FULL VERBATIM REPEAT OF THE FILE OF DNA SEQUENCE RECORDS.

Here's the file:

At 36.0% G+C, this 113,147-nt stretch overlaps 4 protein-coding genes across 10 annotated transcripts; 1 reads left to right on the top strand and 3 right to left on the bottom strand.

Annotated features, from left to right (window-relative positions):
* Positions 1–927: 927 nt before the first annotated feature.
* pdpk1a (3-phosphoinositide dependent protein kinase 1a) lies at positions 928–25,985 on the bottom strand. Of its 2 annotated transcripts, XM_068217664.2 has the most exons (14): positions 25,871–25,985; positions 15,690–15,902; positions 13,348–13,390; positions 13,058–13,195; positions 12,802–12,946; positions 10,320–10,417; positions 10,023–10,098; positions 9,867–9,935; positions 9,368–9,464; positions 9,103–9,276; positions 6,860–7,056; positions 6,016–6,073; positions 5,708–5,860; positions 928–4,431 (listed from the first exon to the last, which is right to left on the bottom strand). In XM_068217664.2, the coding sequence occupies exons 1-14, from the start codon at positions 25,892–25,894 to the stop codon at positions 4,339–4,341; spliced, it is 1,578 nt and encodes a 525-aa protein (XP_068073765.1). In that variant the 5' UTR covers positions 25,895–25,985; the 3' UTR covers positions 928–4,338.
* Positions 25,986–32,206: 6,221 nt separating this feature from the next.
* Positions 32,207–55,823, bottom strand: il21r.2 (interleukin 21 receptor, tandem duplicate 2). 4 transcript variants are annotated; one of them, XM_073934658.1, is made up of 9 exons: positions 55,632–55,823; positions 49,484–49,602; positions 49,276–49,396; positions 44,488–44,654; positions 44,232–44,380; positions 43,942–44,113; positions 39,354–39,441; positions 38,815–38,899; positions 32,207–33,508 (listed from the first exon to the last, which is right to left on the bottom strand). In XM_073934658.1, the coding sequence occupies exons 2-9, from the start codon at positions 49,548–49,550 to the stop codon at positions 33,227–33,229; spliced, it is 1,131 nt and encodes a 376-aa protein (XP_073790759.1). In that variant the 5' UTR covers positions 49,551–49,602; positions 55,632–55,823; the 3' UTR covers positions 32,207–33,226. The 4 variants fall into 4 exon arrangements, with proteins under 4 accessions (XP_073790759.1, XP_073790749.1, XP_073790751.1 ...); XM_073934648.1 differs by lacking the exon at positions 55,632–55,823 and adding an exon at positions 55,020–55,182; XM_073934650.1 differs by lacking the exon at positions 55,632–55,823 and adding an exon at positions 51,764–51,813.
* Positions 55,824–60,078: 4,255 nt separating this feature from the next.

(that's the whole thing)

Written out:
At 36.0% G+C, this 113,147-nt stretch overlaps 4 protein-coding genes across 10 annotated transcripts; 1 reads left to right on the top strand and 3 right to left on the bottom strand.

Annotated features, from left to right (window-relative positions):
* Positions 1–927: 927 nt before the first annotated feature.
* pdpk1a (3-phosphoinositide dependent protein kinase 1a) lies at positions 928–25,985 on the bottom strand. Of its 2 annotated transcripts, XM_068217664.2 has the most exons (14): positions 25,871–25,985; positions 15,690–15,902; positions 13,348–13,390; positions 13,058–13,195; positions 12,802–12,946; positions 10,320–10,417; positions 10,023–10,098; positions 9,867–9,935; positions 9,368–9,464; positions 9,103–9,276; positions 6,860–7,056; positions 6,016–6,073; positions 5,708–5,860; positions 928–4,431 (listed from the first exon to the last, which is right to left on the bottom strand). In XM_068217664.2, the coding sequence occupies exons 1-14, from the start codon at positions 25,892–25,894 to the stop codon at positions 4,339–4,341; spliced, it is 1,578 nt and encodes a 525-aa protein (XP_068073765.1). In that variant the 5' UTR covers positions 25,895–25,985; the 3' UTR covers positions 928–4,338.
* Positions 25,986–32,206: 6,221 nt separating this feature from the next.
* Positions 32,207–55,823, bottom strand: il21r.2 (interleukin 21 receptor, tandem duplicate 2). 4 transcript variants are annotated; one of them, XM_073934658.1, is made up of 9 exons: positions 55,632–55,823; positions 49,484–49,602; positions 49,276–49,396; positions 44,488–44,654; positions 44,232–44,380; positions 43,942–44,113; positions 39,354–39,441; positions 38,815–38,899; positions 32,207–33,508 (listed from the first exon to the last, which is right to left on the bottom strand). In XM_073934658.1, the coding sequence occupies exons 2-9, from the start codon at positions 49,548–49,550 to the stop codon at positions 33,227–33,229; spliced, it is 1,131 nt and encodes a 376-aa protein (XP_073790759.1). In that variant the 5' UTR covers positions 49,551–49,602; positions 55,632–55,823; the 3' UTR covers positions 32,207–33,226. The 4 variants fall into 4 exon arrangements, with proteins under 4 accessions (XP_073790759.1, XP_073790749.1, XP_073790751.1 ...); XM_073934648.1 differs by lacking the exon at positions 55,632–55,823 and adding an exon at positions 55,020–55,182; XM_073934650.1 differs by lacking the exon at positions 55,632–55,823 and adding an exon at positions 51,764–51,813.
* Positions 55,824–60,078: 4,255 nt separating this feature from the next.